Monday, May 14, 2012

A very thin book: The Courage of Stephen Harper

What they say: "Mr. Harper, who has courted the vote of the social right, has given the more socially conservative members of his caucus wide latitude to express their opinions on such issues."

What they really mean: "They'll never be anything more than just opinions as long as Mr. Harper has any say." He's quite happy to have people think he's a Christian (although his biographical entry in the Canadian Parliamentary Guide has never mentioned any religious affiliation--in contrast to the entries of most MPs and Senators) and get the support of Christians (especially pastors), but he'll never do anything about the issues that are--or should be--most important to Christians.

As reported by Gloria Galloway in The Globe and Mail (Toronto), April 26, 2012 (updated May 10, 2012):

A motion by a backbench Conservative MP that aims to reopen the debate on abortion has been denounced by members of the opposition as well as senior members of his own party, including Prime Minister Stephen Harper.

Stephen Woodworth, an Ontario Tory, wants the House of Commons to establish a committee to examine the section of the Criminal Code that declares babies to be human at the moment they have fully emerged from the birth canal.

In an impassioned speech to the House on Thursday evening, Mr. Woodworth said those who believe that a fetus becomes human at the moment of birth should have the courage of their convictions and be willing to expose them to an examination of the evidence.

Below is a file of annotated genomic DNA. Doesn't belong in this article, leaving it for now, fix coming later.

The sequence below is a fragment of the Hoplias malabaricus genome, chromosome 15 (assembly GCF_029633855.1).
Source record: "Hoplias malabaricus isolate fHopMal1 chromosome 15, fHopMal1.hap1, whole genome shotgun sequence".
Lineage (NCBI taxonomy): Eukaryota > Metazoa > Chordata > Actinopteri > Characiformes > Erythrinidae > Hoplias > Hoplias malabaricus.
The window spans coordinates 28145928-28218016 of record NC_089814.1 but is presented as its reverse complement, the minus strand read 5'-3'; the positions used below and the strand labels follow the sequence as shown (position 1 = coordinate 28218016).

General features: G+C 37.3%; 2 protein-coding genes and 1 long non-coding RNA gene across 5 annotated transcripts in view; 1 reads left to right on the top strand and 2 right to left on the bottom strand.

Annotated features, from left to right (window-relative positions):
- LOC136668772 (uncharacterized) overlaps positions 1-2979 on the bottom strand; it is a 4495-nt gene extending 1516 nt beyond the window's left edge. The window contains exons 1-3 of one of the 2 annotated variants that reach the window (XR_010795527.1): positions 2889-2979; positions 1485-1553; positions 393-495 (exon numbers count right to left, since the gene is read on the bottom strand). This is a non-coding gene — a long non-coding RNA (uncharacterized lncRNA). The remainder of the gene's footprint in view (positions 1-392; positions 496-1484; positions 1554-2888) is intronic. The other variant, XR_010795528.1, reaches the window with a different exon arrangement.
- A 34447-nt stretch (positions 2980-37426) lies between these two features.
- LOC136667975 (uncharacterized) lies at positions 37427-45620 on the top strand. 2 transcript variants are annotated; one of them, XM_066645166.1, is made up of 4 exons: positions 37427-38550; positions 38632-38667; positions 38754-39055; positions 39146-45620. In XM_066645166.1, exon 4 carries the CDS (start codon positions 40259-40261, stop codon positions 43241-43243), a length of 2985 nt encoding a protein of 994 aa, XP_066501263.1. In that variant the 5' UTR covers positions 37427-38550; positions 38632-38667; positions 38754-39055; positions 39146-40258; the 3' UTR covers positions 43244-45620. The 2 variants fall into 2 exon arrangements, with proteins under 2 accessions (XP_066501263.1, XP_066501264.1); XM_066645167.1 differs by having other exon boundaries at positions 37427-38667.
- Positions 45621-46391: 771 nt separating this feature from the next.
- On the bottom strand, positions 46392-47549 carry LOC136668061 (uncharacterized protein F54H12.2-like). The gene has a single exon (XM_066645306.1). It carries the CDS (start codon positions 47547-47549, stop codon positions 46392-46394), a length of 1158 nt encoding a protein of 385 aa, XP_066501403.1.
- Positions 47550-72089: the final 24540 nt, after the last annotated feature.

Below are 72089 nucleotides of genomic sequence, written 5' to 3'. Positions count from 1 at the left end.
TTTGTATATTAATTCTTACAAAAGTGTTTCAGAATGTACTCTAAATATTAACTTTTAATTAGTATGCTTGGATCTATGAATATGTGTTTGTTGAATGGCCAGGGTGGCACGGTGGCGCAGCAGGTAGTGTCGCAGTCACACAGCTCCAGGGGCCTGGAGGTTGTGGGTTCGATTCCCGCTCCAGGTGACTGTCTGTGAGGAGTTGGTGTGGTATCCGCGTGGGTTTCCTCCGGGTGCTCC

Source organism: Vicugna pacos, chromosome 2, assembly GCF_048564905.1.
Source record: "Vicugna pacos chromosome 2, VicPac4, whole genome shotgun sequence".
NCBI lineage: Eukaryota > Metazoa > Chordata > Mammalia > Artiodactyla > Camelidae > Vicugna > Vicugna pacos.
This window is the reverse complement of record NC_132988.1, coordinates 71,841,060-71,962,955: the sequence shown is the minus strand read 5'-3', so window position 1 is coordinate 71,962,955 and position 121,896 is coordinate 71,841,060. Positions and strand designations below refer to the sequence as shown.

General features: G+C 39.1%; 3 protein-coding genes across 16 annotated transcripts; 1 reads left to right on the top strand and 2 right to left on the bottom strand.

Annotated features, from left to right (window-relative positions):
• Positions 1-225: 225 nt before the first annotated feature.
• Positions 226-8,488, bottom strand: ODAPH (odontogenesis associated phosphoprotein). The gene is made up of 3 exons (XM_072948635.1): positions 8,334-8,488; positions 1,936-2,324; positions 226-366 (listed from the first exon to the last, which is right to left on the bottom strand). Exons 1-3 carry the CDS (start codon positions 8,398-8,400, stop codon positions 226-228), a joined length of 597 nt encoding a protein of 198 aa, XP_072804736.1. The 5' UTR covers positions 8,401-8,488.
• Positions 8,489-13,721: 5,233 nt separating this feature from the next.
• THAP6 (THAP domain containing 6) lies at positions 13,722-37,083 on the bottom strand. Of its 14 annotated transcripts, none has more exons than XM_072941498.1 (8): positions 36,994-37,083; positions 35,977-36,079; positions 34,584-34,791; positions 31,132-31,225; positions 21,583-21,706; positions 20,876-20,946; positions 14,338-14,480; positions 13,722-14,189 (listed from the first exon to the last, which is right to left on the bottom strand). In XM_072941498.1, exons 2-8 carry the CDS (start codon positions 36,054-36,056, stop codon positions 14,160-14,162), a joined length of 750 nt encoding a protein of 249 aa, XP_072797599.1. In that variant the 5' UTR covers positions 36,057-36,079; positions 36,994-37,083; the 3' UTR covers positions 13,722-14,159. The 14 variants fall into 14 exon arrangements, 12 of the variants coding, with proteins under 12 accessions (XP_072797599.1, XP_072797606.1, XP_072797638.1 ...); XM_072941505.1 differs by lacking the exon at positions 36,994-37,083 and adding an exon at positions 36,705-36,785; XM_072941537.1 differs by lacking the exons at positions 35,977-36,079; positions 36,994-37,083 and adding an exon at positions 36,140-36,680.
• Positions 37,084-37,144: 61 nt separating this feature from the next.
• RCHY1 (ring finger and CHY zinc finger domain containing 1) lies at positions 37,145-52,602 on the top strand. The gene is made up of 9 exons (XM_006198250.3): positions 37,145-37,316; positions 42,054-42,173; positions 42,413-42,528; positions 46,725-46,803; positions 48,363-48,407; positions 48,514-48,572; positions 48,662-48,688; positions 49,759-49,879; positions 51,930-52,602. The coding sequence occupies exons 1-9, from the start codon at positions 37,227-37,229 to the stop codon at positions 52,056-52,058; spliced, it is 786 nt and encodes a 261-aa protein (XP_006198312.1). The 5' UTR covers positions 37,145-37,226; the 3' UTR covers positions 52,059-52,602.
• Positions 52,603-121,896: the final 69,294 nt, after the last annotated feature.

But “most Canadians know that our existing definition dishonestly misrepresents the reality of who is a human being,” he said. “When you consider a child before birth, do you see a new human life with a beating heart and 10 human fingers? Or do you see the child as an object and an obstacle, even a parasite?”

Mr. Woodworth does not deny that his motion is an attempt to criminalize abortion. Canada has no laws to govern the procedure, and if a fetus is declared to be a human being, abortion foes could argue that killing it before birth would be tantamount to homicide.

Several other Conservatives agree with Mr. Woodworth’s efforts, but at this point, his motion would seem doomed to failure. Not only did the New Democrats and the Liberals oppose it, Mr. Harper and Conservative Whip Gordon O’Connor rejected it.

Mr. Harper said during the spring election campaign that a Conservative government would not bring forward legislation to restrict access to abortion and that any such legislation would be defeated. On Thursday he told the House that he considered the motion “unfortunate” and he would vote against it.

Mr. O’Connor delivered an even more blunt attack.

“I do not want women to go back to the previous era where some were forced to obtain abortions from illegal and medically dangerous sources. This should never happen in a civilized society,” he said. “I cannot understand why those who are adamantly opposed to abortion want to impose their belief on others by way of the Criminal Code.”

Mr. O’Connor’s statements followed indignant outcries from the opposition benches. François Boivin, a New Democrat from Quebec, said the motion frightened her to death. “Make no mistake about it,” she said, “this is a full-frontal assault on a woman’s right to choose.”

Hedy Fry, the Liberal health critic, asked if Mr. Woodworth would incarcerate women who wanted to have abortions to ensure that they carried their pregnancies to term. She accused the Prime Minister of allowing his MPs to do “through the back door” what he publicly opposes.

Mr. Harper, who has courted the vote of the social right, has given the more socially conservative members of his caucus wide latitude to express their opinions on such issues.

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